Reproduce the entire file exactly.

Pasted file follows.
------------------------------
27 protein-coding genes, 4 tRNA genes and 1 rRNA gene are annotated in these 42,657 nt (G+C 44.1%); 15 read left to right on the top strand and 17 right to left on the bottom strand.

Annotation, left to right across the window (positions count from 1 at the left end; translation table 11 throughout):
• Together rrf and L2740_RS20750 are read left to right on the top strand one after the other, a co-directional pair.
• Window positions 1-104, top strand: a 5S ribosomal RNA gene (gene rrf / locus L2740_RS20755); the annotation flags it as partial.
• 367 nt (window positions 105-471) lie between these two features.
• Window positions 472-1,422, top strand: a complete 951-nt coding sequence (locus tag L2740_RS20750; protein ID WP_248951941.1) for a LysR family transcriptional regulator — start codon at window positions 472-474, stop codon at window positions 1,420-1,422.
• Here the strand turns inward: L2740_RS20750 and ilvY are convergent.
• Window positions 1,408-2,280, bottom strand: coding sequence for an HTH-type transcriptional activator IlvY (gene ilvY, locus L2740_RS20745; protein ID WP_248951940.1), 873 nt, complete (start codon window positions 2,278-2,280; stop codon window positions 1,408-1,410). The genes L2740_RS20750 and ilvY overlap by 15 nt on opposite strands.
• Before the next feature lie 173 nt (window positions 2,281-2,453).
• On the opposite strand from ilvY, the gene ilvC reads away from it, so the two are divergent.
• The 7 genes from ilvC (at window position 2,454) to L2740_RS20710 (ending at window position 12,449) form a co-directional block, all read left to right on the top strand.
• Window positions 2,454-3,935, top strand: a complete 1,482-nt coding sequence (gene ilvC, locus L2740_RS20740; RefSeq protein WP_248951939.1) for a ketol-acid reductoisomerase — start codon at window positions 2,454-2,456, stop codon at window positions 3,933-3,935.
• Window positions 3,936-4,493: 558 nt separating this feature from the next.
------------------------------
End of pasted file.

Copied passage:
27 protein-coding genes, 4 tRNA genes and 1 rRNA gene are annotated in these 42,657 nt (G+C 44.1%); 15 read left to right on the top strand and 17 right to left on the bottom strand.

Annotation, left to right across the window (positions count from 1 at the left end; translation table 11 throughout):
• Together rrf and L2740_RS20750 are read left to right on the top strand one after the other, a co-directional pair.
• Window positions 1-104, top strand: a 5S ribosomal RNA gene (gene rrf / locus L2740_RS20755); the annotation flags it as partial.
• 367 nt (window positions 105-471) lie between these two features.
• Window positions 472-1,422, top strand: a complete 951-nt coding sequence (locus tag L2740_RS20750; protein ID WP_248951941.1) for a LysR family transcriptional regulator — start codon at window positions 472-474, stop codon at window positions 1,420-1,422.
• Here the strand turns inward: L2740_RS20750 and ilvY are convergent.
• Window positions 1,408-2,280, bottom strand: coding sequence for an HTH-type transcriptional activator IlvY (gene ilvY, locus L2740_RS20745; protein ID WP_248951940.1), 873 nt, complete (start codon window positions 2,278-2,280; stop codon window positions 1,408-1,410). The genes L2740_RS20750 and ilvY overlap by 15 nt on opposite strands.
• Before the next feature lie 173 nt (window positions 2,281-2,453).
• On the opposite strand from ilvY, the gene ilvC reads away from it, so the two are divergent.
• The 7 genes from ilvC (at window position 2,454) to L2740_RS20710 (ending at window position 12,449) form a co-directional block, all read left to right on the top strand.
• Window positions 2,454-3,935, top strand: a complete 1,482-nt coding sequence (gene ilvC, locus L2740_RS20740; RefSeq protein WP_248951939.1) for a ketol-acid reductoisomerase — start codon at window positions 2,454-2,456, stop codon at window positions 3,933-3,935.
• Window positions 3,936-4,493: 558 nt separating this feature from the next.